A wide swath of golden beach stretching no more than a mile along Costa Rica’s northern Pacific coast, the once sleepy, dusty Tamarindo was discovered by Southern California ex-pat surfers in the early 1990s. One-half of the surfer duo starring in Bruce Brown’s groundbreaking 1966 The Endless Summer documentary, surf pioneer Robert August was tipped off to the untapped surfing paradise by a developer at 1989’s annual Surf Expo in Orlando. Along with the tourism board in San Jose, said developer then arranged for August and 20 of his surfing buddies to visit. With the help of local fishermen, they discovered legendary offshore breaks Ollie’s Point and Witch’s Rock.
Inspired by the untouched beaches and surf spots to discover, they decided to film parts of 1994’s The Endless Summer II in Tamarindo as August introduced a new duo of young surfers to the destination and its breaks. And the rest, as they say, is history.
Today, Tamarindo is a tiny, buzzing town, made of up of ex-pat and Tica (the term for native Costa Ricans) surfers in search of the perfect wave and tourists in search of paradise. Everything there is to do is either on the road along the beach or on the road up the hill, making it an easy city to navigate.
That being said, there are plenty of shops and sights to get lost in, so start with these.
Without a doubt, an endless summer has been found in Tamarindo where, due to its northern location, it is minimally affected by the country’s rainy season (generally, May to October). Surfers have infinite opportunity to hit the waves, from the beginner beach breaks of Playa Tamarindo to intermediate and advanced offshore swells. That’s where Witch’s Rock Surf Camp comes into play. Whether looking for overnight accommodations, lessons, board rentals or tours, this is your one stop shop for all things surf.
Visit on-site Vaquero’s Beachfront Brewpub (where they brew their own craft beer) Saturday and Sunday for live music at sunset. August also has a board-shaping studio here where he acts as official “surf ambassador.” Weeklong overnight/surf packages start at $826 per person.
For fresh caught fish and a Tica-style meal, head to Nogui’s at the end of the beachfront road. Founded in 1974, this little bar and restaurant on the sand sources its fish from local fishermen and is well-known for their fresh ceviche and tuna poke. The lobster tacos sautéed with garlic and onions and topped with lettuce, carrot, red cabbage, avocado, olives and pico de gallo are also hard to beat. Or you can come for a traditional Tica breakfast of gallo pinto (rice and beans), tortilla, queso fresco, eggs and bacon.
You may not associate Costa Rica with pillowy soft pita, tangy tahini, creamy hummus and perfect crispy-on-the-outside, moist-on-the-inside falafel, but you’d be missing out if you skipped a trip to Falafel Bar. Located up the hill, it’s a haven of fresh, organic Middle Eastern fare. Don’t skip the bite-sized, chocolate coconut macaroons for a sweet treat at the end of the meal.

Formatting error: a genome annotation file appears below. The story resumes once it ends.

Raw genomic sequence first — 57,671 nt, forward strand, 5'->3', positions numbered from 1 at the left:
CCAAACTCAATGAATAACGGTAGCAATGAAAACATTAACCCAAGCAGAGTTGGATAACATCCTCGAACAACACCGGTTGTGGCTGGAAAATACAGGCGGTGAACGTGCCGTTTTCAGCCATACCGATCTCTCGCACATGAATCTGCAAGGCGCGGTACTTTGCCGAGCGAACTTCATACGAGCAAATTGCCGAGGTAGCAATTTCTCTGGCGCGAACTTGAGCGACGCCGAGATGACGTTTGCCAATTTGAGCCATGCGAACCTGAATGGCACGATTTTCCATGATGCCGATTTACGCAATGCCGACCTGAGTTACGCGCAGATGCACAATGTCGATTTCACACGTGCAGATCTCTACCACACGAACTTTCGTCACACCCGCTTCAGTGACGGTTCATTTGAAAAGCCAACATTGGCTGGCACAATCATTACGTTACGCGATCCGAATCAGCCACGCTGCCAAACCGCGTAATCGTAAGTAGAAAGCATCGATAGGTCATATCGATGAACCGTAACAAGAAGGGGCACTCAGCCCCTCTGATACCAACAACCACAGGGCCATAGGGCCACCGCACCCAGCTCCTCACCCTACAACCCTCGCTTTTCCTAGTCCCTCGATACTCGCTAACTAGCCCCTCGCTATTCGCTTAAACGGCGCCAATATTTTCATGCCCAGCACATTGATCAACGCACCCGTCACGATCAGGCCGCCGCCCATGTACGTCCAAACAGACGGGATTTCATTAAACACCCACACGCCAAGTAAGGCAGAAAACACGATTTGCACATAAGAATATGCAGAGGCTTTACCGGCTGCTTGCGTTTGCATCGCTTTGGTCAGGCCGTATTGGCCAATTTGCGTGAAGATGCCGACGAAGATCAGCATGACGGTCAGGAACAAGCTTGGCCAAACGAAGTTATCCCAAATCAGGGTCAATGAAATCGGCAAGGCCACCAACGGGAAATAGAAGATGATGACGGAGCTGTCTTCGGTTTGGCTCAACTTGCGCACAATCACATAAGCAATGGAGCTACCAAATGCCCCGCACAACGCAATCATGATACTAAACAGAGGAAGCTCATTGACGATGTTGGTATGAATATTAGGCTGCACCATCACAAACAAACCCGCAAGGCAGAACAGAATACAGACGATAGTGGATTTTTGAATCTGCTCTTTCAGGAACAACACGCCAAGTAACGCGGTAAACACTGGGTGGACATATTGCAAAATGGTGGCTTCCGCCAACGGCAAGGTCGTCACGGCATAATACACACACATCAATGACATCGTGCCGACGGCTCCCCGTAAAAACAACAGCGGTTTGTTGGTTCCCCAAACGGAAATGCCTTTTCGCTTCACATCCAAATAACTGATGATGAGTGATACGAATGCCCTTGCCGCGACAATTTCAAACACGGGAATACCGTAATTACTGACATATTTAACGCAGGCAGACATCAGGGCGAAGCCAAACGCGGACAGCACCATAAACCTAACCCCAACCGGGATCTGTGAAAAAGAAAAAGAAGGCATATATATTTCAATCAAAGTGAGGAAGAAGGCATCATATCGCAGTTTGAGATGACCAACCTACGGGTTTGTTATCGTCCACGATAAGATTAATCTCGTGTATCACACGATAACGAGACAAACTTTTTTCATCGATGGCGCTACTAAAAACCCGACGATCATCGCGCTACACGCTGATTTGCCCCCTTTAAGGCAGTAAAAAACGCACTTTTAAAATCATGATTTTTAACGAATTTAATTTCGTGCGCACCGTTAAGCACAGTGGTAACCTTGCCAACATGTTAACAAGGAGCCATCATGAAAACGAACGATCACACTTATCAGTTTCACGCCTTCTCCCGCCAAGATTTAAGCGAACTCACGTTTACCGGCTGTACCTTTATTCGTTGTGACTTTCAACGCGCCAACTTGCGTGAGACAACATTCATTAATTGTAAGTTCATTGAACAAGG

Looking to swing your hips to salsa and merengue with the locals? Follow the music just past the end of the cul-de-sac along the beachfront road. Walk your dancing feet into El Pescador Tuesday and Friday nights when an 11-piece band takes the stage at this open-air bar. Lit with green and red strung lights, you’ll find your way through the trees and over a small footbridge into this welcoming bar. The band starts around 10 p.m. and the place is practically dead before then, so prepare for a late night of dancing and fuel up with local Imperial beer.
In addition to surfing, Tamarindo is also known for its nightlife, since Ticas can party into the wee hours. The multilevel, open-air Crazy Monkey Bar, accessed by a long set of stairs perched on a cliff, is the place to be Friday nights where one dance floor is dedicated to house music and another to a live band for salsa. Multiple bars connect these areas for a festive late night where locals and tourists meld.
For a one-of-a-kind souvenir, head to Buena Nena on the beachfront road. You’ll know you’ve arrived when the sidewalk changes to a pretty, circular mosaic pattern. Inside is a treasure trove of affordable boho-chic bikini cover-ups and fun beach-to-bar outfits. You’ll also find a selection of handmade cloth bags (made by the owner) in a variety of patterns (polka dots, chevron, tropical fish) and styles (backpacks, totes, cross body) with a tiny Costa Rica flag sewn into the seam.
Yoga is perhaps the best way to soothe a surfer’s achy muscles and Mermaids & Sailors Yoga Studio offers a sun-filled, welcoming environment to do so in a nice, flowing vinyasa class. Owned by a New York woman who fell in love with a Tica man and never looked back, the instructors are well trained with bilingual classes on offer and a strong following in the ex-pat and native community.
is a Miami-based travel writer in search of adventure, luxury and her place in this wild world.